A plaque remaining from the Big Apple Night Club at West 135th Street and Seventh Avenue in Harlem.

Above, a 1934 plaque from the Big Apple Night Club at West 135th Street and Seventh Avenue in Harlem. Discarded as trash in 2006. Now a Popeyes fast food restaurant on Google Maps.

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Entry from May 26, 2018
Eggs Sardou

Entry in progress—B.P.
Wikipedia: Eggs Sardou
Eggs Sardou is a Louisiana Creole cuisine dish made with poached eggs, artichoke bottoms, creamed spinach and Hollandaise sauce. It is on the menu of many Creole restaurants in New Orleans, including Antoine’s, where eggs Sardou was invented, and Brennan’s. Eggs Sardou is named for Victorien Sardou, a famous French dramatist of the 19th century, who was a guest in New Orleans when the dish was invented.
Wikipedia: Victorien Sardou
Victorien Sardou (5 September 1831 – 8 November 1908) was a French dramatist. He is best remembered today for his development, along with Eugène Scribe, of the well-made play.
23 November 1913, The Sunday Leader (Cleveland, OH), Fiction Section, “Making Nottingham’s Pay” by Leola Leonard, pg. 8, col. 1:
MISS EDMONDS—(...) An’ which’ll you have—creamed sweetbreads or eggs Sardou?
1 April 1922, Vogue (New York, NY), “Answers to Correspondents,” pg. 112, col. 2:
The eggs Sardou are made by placing a poached egg on a fresh heart of artichoke, covering with Hollandaise sauce and garnishing with asparagus tips.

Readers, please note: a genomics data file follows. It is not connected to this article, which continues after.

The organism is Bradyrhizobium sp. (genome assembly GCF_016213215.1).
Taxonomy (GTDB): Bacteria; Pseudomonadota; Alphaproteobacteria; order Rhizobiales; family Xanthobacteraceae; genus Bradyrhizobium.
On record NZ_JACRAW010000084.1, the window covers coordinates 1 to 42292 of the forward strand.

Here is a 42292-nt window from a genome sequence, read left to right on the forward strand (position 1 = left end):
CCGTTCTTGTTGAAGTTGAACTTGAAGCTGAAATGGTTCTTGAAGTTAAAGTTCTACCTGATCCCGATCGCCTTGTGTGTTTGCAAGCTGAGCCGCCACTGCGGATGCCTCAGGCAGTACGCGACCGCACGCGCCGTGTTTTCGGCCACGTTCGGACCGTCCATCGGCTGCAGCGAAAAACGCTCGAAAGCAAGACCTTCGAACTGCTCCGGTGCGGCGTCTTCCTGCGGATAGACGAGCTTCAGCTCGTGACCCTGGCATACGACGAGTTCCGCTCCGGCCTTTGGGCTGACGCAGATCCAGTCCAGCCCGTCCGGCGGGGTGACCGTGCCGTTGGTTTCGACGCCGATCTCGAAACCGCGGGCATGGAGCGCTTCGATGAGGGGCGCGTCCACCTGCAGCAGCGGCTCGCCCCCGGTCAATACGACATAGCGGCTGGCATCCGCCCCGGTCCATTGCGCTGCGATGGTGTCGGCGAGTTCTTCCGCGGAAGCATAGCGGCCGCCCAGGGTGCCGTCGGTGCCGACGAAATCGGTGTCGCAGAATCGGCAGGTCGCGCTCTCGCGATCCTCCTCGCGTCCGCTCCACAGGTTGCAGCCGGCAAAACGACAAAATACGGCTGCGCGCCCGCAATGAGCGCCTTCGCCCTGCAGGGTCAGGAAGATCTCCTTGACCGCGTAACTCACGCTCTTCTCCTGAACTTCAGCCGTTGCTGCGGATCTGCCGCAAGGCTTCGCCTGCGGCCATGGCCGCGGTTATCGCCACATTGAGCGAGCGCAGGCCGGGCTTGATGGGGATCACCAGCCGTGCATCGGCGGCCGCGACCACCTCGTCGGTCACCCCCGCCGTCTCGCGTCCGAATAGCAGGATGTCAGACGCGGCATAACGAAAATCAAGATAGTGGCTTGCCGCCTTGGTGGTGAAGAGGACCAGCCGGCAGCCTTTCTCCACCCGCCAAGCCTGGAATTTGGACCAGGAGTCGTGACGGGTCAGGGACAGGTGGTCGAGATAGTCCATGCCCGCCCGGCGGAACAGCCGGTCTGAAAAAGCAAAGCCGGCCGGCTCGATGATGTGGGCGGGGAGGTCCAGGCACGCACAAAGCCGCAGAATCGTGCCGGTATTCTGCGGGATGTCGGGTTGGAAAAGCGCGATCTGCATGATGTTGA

23 December 1940, New Orleans (LA) States, “Some Choose Plantation, Ranches for Holidays” by Elizabeth Kell, pg. 13, col. 1:
This was a breakfast at one of New Orleans’ most famous Vieux Carre eating places. Eggs Sardou, orange brulot, souffle potatoes were only a few of the delicacies served.
25 April 1948, New York (NY) Herald Tribune, “Antoine’s Ten Secrets” by Clementine Paddleford, This Week magazine, pg. 29, col. 2:
Oeufs Sardou with special Hollandaise Sauce
Google Books
On the House
By Matty Simmons and Don Simmons
New York, NY: Coward-McCann
Pg. 154:
Aside from Oysters Rockefeller, the best known dish served at Antoine’s is probably pampano en papillote or the eggs sardou or polet Rochambeau which all but makes a pheasant of chicken.
October 1960, Woman’s Day (New York, NY), “The Happy Gastronomy of New Orleans” by Naomi Barry, pg. 106, col. 2:
Ella urged us to try either Eggs Sardou or Eggs Hussarde, both of them related to Eggs Benedict. The poached eggs of the Sardou are distinguished by creamed spinach and hearts of artichoke, capped with a rich yellow hollandaise sauce.
New York (NY) Times
November 3, 1985
WHEN A DISH IS MENTIONED IN THIS COLUMN, HOWEVER casually, readers almost invariably request precise instructions for its preparation. Not long ago, we noted in passing that a specialty of the restaurants of New Orleans is a poached-egg dish called eggs Sardou. It is named for the French playwright Victorien Sardou (1831-1908), who is best known as the author of ‘‘La Tosca,’’ the play on which Puccini’s opera was based. It is a lesser-known fact that Sardou traveled in America and wrote a satire on the country entitled ‘‘L’Oncle Sam.’’ Presumably, it was during these travels that he visited New Orleans and was entertained at Antoine’s Restaurant. The owner, Antoine Alciatore, created the egg dish in his honor.

Posted by Barry Popik
New York CityFood/Drink • Saturday, May 26, 2018 • Permalink

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